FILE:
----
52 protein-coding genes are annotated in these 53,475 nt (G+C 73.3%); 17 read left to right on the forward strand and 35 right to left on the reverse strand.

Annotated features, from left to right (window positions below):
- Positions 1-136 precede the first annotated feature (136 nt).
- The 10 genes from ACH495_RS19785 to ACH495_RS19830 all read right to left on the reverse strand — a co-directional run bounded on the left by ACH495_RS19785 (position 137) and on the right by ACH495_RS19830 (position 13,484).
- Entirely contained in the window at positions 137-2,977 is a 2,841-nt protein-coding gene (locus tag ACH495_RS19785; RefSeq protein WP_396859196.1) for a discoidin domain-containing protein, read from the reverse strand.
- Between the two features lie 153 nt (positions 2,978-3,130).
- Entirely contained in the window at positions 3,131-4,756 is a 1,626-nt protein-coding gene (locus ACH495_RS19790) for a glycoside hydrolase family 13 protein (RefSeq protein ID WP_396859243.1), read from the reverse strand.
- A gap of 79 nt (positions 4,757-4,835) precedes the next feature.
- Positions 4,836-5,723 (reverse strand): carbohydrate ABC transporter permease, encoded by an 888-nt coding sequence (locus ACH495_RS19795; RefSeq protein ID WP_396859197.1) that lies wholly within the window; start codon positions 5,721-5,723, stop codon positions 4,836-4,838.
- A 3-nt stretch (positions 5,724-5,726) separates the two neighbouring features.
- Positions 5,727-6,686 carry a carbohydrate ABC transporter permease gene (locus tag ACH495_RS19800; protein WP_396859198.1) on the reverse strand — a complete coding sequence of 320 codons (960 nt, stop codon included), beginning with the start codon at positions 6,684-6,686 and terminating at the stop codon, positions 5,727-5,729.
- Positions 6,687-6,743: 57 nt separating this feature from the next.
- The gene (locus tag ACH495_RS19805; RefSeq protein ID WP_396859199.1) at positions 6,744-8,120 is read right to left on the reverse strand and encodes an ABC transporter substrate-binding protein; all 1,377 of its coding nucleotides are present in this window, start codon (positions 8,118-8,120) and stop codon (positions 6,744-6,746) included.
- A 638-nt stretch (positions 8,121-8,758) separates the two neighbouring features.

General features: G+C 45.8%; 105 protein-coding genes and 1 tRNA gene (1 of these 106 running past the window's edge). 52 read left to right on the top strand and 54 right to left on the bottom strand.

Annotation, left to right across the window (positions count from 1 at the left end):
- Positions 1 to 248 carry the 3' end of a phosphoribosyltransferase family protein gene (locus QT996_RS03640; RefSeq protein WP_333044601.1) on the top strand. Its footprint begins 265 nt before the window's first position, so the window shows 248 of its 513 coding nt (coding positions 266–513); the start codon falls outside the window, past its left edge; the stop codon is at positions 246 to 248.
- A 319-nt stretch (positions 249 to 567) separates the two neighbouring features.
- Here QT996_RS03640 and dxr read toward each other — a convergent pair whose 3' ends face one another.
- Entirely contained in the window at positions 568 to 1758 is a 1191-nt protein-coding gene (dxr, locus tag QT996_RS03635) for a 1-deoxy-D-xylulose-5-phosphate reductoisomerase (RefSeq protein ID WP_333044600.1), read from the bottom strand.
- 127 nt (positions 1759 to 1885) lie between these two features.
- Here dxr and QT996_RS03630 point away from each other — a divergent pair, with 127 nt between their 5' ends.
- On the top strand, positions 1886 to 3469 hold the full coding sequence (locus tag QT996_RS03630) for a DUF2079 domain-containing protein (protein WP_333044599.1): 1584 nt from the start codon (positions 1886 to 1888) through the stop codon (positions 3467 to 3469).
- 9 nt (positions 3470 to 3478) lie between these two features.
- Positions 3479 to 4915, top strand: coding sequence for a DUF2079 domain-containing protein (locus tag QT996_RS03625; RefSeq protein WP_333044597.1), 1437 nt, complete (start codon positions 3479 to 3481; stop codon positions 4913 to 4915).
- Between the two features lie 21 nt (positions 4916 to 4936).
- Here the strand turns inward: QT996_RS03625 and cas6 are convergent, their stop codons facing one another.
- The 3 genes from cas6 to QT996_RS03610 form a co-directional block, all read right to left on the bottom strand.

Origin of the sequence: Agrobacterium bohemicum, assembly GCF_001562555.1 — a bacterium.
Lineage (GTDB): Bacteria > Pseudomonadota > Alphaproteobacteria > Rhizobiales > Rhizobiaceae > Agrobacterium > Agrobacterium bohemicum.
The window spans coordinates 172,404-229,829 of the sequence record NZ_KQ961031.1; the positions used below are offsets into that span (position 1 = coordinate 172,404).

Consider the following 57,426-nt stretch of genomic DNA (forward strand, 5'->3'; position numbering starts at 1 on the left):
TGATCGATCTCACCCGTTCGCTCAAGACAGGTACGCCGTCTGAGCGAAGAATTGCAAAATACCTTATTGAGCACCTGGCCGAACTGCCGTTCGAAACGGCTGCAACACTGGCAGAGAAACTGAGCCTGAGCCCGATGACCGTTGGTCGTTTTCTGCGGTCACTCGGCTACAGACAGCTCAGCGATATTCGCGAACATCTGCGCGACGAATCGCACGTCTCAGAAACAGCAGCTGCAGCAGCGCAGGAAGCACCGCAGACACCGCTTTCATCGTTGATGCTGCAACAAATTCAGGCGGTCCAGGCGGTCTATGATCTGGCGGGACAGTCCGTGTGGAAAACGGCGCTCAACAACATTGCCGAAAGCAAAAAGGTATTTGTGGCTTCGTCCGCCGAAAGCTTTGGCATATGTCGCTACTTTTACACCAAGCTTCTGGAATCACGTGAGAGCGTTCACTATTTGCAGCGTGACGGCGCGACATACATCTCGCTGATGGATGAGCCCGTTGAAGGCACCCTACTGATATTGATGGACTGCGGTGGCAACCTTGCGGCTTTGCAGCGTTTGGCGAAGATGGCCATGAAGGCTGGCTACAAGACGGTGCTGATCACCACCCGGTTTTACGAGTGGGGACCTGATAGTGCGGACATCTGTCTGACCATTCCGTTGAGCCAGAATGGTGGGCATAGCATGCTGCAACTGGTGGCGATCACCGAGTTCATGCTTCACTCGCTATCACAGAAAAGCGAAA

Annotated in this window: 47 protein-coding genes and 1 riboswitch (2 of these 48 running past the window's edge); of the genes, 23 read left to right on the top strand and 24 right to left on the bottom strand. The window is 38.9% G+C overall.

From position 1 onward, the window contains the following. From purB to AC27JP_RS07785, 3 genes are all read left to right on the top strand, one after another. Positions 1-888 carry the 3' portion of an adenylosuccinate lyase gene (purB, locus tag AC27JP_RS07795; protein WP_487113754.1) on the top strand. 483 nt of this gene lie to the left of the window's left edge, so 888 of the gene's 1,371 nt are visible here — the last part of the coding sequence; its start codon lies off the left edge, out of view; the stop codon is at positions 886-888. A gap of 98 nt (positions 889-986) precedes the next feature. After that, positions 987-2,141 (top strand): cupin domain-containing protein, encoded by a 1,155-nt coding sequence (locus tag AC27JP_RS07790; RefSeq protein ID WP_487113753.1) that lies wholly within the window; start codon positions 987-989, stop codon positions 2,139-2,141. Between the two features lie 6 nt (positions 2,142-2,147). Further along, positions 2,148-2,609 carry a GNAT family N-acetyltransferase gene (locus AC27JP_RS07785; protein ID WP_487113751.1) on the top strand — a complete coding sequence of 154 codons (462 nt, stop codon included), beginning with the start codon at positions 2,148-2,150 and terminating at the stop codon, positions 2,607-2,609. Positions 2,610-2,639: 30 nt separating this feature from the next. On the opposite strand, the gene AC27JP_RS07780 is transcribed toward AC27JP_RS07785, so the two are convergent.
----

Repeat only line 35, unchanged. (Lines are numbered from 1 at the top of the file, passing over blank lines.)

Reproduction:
From position 1 onward, the window contains the following. From purB to AC27JP_RS07785, 3 genes are all read left to right on the top strand, one after another. Positions 1-888 carry the 3' portion of an adenylosuccinate lyase gene (purB, locus tag AC27JP_RS07795; protein WP_487113754.1) on the top strand. 483 nt of this gene lie to the left of the window's left edge, so 888 of the gene's 1,371 nt are visible here — the last part of the coding sequence; its start codon lies off the left edge, out of view; the stop codon is at positions 886-888. A gap of 98 nt (positions 889-986) precedes the next feature. After that, positions 987-2,141 (top strand): cupin domain-containing protein, encoded by a 1,155-nt coding sequence (locus tag AC27JP_RS07790; RefSeq protein ID WP_487113753.1) that lies wholly within the window; start codon positions 987-989, stop codon positions 2,139-2,141. Between the two features lie 6 nt (positions 2,142-2,147). Further along, positions 2,148-2,609 carry a GNAT family N-acetyltransferase gene (locus AC27JP_RS07785; protein ID WP_487113751.1) on the top strand — a complete coding sequence of 154 codons (462 nt, stop codon included), beginning with the start codon at positions 2,148-2,150 and terminating at the stop codon, positions 2,607-2,609. Positions 2,610-2,639: 30 nt separating this feature from the next. On the opposite strand, the gene AC27JP_RS07780 is transcribed toward AC27JP_RS07785, so the two are convergent.